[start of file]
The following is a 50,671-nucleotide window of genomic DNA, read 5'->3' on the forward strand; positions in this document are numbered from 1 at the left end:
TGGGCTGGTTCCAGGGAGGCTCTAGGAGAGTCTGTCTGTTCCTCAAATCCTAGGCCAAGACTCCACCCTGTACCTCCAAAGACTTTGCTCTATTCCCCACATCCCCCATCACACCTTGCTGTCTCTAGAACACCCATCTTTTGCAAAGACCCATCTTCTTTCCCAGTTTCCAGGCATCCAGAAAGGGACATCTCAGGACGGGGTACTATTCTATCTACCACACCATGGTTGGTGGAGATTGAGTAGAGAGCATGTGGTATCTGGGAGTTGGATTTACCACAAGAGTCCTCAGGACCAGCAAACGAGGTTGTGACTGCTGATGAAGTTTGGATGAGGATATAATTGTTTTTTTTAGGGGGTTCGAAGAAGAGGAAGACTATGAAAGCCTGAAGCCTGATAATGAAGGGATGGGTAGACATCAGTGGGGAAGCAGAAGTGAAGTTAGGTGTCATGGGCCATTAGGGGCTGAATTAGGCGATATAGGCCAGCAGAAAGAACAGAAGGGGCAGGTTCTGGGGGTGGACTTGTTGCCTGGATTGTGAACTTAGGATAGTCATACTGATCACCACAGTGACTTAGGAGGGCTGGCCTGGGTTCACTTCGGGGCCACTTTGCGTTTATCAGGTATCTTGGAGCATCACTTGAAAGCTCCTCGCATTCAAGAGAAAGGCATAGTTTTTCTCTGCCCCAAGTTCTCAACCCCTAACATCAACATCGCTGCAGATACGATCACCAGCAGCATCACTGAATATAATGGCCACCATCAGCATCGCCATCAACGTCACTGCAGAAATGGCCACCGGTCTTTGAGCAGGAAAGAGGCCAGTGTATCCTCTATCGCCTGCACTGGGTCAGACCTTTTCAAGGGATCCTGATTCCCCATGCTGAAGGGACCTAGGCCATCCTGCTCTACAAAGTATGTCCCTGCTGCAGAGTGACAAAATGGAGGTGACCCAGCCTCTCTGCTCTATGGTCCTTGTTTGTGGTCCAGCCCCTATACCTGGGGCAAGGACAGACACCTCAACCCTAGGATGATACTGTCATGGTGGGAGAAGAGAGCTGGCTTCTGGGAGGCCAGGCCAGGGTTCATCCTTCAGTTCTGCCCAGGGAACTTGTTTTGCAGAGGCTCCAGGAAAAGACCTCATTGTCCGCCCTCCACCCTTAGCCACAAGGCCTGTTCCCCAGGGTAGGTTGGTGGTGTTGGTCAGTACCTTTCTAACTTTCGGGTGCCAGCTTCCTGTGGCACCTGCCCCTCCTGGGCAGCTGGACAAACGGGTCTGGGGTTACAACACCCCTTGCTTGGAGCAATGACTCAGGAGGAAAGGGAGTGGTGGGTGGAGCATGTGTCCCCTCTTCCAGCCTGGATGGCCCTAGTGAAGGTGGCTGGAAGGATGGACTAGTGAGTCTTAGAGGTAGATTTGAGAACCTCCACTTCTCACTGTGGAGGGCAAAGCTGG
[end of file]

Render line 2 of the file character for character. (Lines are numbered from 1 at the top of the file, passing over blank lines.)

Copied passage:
TGGGCTGGTTCCAGGGAGGCTCTAGGAGAGTCTGTCTGTTCCTCAAATCCTAGGCCAAGACTCCACCCTGTACCTCCAAAGACTTTGCTCTATTCCCCACATCCCCCATCACACCTTGCTGTCTCTAGAACACCCATCTTTTGCAAAGACCCATCTTCTTTCCCAGTTTCCAGGCATCCAGAAAGGGACATCTCAGGACGGGGTACTATTCTATCTACCACACCATGGTTGGTGGAGATTGAGTAGAGAGCATGTGGTATCTGGGAGTTGGATTTACCACAAGAGTCCTCAGGACCAGCAAACGAGGTTGTGACTGCTGATGAAGTTTGGATGAGGATATAATTGTTTTTTTTAGGGGGTTCGAAGAAGAGGAAGACTATGAAAGCCTGAAGCCTGATAATGAAGGGATGGGTAGACATCAGTGGGGAAGCAGAAGTGAAGTTAGGTGTCATGGGCCATTAGGGGCTGAATTAGGCGATATAGGCCAGCAGAAAGAACAGAAGGGGCAGGTTCTGGGGGTGGACTTGTTGCCTGGATTGTGAACTTAGGATAGTCATACTGATCACCACAGTGACTTAGGAGGGCTGGCCTGGGTTCACTTCGGGGCCACTTTGCGTTTATCAGGTATCTTGGAGCATCACTTGAAAGCTCCTCGCATTCAAGAGAAAGGCATAGTTTTTCTCTGCCCCAAGTTCTCAACCCCTAACATCAACATCGCTGCAGATACGATCACCAGCAGCATCACTGAATATAATGGCCACCATCAGCATCGCCATCAACGTCACTGCAGAAATGGCCACCGGTCTTTGAGCAGGAAAGAGGCCAGTGTATCCTCTATCGCCTGCACTGGGTCAGACCTTTTCAAGGGATCCTGATTCCCCATGCTGAAGGGACCTAGGCCATCCTGCTCTACAAAGTATGTCCCTGCTGCAGAGTGACAAAATGGAGGTGACCCAGCCTCTCTGCTCTATGGTCCTTGTTTGTGGTCCAGCCCCTATACCTGGGGCAAGGACAGACACCTCAACCCTAGGATGATACTGTCATGGTGGGAGAAGAGAGCTGGCTTCTGGGAGGCCAGGCCAGGGTTCATCCTTCAGTTCTGCCCAGGGAACTTGTTTTGCAGAGGCTCCAGGAAAAGACCTCATTGTCCGCCCTCCACCCTTAGCCACAAGGCCTGTTCCCCAGGGTAGGTTGGTGGTGTTGGTCAGTACCTTTCTAACTTTCGGGTGCCAGCTTCCTGTGGCACCTGCCCCTCCTGGGCAGCTGGACAAACGGGTCTGGGGTTACAACACCCCTTGCTTGGAGCAATGACTCAGGAGGAAAGGGAGTGGTGGGTGGAGCATGTGTCCCCTCTTCCAGCCTGGATGGCCCTAGTGAAGGTGGCTGGAAGGATGGACTAGTGAGTCTTAGAGGTAGATTTGAGAACCTCCACTTCTCACTGTGGAGGGCAAAGCTGG